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With the Celtics and Udoka, it’s about brand

The integrity of the game is not as important as the integrity of the corporate interests that run the game.

Boston Celtics coach Ime Udoka and Boston Red Sox manager Alex Cora.Photo illustration/Globe staff; Terrance Williams/Darren Abate/AP

What’s worse? Cheating on the game or cheating on your fiancee, allegedly with a member of your team’s organization?

Given what happened to Ime Udoka, that’s easy to answer. The Boston Celtics suspended their head coach for one year for “violations of team policies.” The Athletic initially reported that Udoka had an improper but consensual relationship with a female member of the team’s front office. A follow-up report suggested a nonconsensual relationship. The specific facts of what Udoka did and with whom remain a mystery to the general public, although there’s lots of online chatter about both. Yet even with all that conflicting information, there’s widespread speculation that Udoka, who was in a longtime relationship with actress Nia Long, will never coach the Celtics again — and might never again coach any NBA team.


Meanwhile, Boston Red Sox manager Alex Cora is still coaching after a one-year suspension in 2020 following his involvement in a sign-stealing scandal that happened in 2017 when he was a bench coach for the Houston Astros. The trajectory of his discipline is different from Udoka’s. Cora was fired by the Red Sox in January 2020 and then suspended for one season by MLB for what happened with the Astros. Then he was rehired by the Sox. Why? At least partly because Cora’s transgression was about “the internal dynamics of the sport,” says Shawn Klein, a lecturer on philosophy and sports ethics at Arizona State University and author of “The Sports Ethicist” blog. The allegations about Udoka, he says, are about “violations of company policy that could include sexual harassment, which are substantially serious charges.” In other words, the integrity of the game is not as important as the integrity of the corporate interests that run the game.

That does say something about where we are today as a society and what’s valued on and off the field. It’s all about brand and what is most likely to hurt it. It makes the morality beat in sports especially hard to cover as there’s no consistency as to what’s considered too bad to keep someone out of the front office, off the playing field, or unworthy of great honor. Not to beat up on the Red Sox — who share ownership with the Boston Globe — but former Red Sox slugger David Ortiz made the Hall of Fame despite testing positive for a performance enhancing drug in 2003, before Major League Baseball implemented a formal testing program. Other players accused of steroid use have not. The Ortiz brand remained strong enough to weather the controversy, and the Sox stuck with him.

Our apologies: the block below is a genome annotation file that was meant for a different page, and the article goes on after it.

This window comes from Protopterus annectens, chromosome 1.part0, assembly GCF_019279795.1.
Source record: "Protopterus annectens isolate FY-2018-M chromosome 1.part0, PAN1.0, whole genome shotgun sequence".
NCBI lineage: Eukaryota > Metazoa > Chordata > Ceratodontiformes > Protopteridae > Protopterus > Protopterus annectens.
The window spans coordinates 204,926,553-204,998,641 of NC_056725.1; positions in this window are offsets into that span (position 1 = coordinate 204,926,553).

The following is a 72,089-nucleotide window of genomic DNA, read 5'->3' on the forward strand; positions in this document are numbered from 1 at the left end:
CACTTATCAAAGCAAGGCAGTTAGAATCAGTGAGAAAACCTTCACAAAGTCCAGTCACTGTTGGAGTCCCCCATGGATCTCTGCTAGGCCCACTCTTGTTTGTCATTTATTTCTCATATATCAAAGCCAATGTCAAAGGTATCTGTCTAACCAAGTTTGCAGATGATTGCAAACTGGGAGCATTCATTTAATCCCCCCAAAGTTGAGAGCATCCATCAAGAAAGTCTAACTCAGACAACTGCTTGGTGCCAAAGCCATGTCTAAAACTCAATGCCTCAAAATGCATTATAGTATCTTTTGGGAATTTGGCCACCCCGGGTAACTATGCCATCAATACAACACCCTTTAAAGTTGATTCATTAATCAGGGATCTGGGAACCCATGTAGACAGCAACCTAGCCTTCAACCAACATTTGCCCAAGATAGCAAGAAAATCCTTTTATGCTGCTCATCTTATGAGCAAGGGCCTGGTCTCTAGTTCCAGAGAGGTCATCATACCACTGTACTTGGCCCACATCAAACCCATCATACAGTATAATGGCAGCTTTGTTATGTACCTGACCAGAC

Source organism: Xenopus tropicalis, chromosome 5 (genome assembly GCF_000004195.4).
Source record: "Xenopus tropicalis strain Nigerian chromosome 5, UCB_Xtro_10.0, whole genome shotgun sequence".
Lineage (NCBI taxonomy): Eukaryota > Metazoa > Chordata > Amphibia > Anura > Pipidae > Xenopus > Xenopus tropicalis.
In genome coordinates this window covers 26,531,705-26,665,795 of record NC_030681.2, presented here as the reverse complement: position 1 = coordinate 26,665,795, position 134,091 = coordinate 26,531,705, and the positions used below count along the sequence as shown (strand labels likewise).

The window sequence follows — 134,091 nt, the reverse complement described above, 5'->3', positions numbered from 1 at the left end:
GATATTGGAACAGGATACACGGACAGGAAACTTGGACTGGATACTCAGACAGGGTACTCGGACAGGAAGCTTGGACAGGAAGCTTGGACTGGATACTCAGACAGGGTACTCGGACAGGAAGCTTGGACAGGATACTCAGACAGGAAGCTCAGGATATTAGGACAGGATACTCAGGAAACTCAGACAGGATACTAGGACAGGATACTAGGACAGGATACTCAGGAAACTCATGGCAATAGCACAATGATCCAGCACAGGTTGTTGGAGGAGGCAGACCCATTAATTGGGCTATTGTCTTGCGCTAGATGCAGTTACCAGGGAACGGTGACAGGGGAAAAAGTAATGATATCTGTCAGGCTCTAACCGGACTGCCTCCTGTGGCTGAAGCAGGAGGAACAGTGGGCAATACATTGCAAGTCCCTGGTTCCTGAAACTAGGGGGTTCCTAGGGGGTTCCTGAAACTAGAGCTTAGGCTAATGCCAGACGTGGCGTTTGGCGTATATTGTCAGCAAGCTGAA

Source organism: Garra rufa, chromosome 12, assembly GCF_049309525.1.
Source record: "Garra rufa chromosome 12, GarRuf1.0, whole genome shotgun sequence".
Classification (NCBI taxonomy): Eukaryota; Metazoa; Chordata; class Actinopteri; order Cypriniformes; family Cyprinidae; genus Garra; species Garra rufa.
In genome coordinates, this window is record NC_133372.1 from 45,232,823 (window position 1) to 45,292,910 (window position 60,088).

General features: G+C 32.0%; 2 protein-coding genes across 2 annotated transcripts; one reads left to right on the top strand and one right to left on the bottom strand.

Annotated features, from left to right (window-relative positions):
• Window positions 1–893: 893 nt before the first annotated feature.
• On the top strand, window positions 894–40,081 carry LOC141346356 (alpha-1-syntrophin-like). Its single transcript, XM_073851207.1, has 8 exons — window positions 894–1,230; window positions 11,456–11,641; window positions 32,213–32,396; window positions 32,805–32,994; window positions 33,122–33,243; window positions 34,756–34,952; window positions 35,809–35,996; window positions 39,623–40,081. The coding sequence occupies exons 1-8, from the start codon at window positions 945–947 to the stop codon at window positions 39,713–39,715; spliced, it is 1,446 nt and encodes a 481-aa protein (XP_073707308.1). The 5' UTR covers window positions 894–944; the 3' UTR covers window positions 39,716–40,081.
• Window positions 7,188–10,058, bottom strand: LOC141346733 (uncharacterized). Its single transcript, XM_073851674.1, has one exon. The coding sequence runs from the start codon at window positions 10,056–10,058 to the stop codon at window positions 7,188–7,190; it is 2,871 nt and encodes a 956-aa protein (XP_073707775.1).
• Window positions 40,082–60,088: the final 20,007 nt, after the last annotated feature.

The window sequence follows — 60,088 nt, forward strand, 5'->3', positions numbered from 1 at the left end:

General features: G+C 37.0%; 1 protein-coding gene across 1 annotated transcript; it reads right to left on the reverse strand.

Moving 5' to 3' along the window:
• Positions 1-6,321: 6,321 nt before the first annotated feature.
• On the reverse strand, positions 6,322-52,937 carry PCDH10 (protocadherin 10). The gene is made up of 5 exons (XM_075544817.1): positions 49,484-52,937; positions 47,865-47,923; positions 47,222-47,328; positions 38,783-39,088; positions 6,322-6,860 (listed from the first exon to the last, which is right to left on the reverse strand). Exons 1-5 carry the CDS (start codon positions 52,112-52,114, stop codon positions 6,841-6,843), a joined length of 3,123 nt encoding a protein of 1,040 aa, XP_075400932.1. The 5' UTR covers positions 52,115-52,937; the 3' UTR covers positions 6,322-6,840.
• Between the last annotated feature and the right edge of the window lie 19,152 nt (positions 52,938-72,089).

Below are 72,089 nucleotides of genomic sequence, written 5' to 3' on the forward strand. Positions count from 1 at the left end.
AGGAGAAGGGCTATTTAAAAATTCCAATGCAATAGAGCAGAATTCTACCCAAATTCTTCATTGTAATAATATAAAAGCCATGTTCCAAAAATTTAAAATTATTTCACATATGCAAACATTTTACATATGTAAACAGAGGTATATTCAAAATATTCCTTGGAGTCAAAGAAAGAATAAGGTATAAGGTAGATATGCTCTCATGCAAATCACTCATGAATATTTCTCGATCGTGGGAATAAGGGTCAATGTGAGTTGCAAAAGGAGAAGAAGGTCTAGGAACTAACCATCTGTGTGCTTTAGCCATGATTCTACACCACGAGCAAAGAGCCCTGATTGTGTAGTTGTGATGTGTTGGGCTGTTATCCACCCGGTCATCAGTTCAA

If today’s sports world seems to lurch from scandal to scandal, it’s because coverage of personal scandal in that world is still relatively new. “The media didn’t report on the affairs players might be having, or other extracurricular activities,” says Klein. “In the last 25 years, probably with the growth of the internet, there’s much more focus on sports and entertainment, and maybe an overcompensation where some individuals are held to account more, because they are in the public light.”

Cultural movements like #MeToo are greatly influencing today’s media coverage. That, too, has put the spotlight more on sexual transgressions than in past eras, says Klein, when ethics were more about staying true to the game. Managers and owners are also coming under increased scrutiny.


The NBA suspended Robert Sarver, the majority owner of the Phoenix Suns, for one year and fined him $10 million after an investigation into a sexist and racist workplace culture. He subsequently announced plans to sell the team, saying “in our current unforgiving climate” there was no place for redemption and “whatever good I have done or could still do, is outweighed by things I have said in the past.” He apparently decided on his own the team brand was better off without him.

Udoka’s professional future — and brand — depends on what further details emerge about his tenure with the Celtics. Meanwhile, Joe Mazzulla is the Celtics new interim head coach. In 2009, while he was playing basketball for West Virginia University, Mazzulla was arrested on a domestic violence charge after he allegedly grabbed a woman by her neck at a bar. The case was settled out of court, according to ESPN. As a college student, Mazzulla also faced other charges, including underage drinking and aggravated assault on a police officer. But Brad Stevens, president of basketball operations for the Celtics, says he personally vetted Mazzulla when he hired him in 2019 and strongly believes “in Joe’s substantiveness as a person.”

Whatever happened more than a decade ago with Mazzulla won’t hurt the Celtics brand — or so the Celtics hope.

Joan Vennochi is a Globe columnist. She can be reached at joan.vennochi@globe.com. Follow her @joan_vennochi.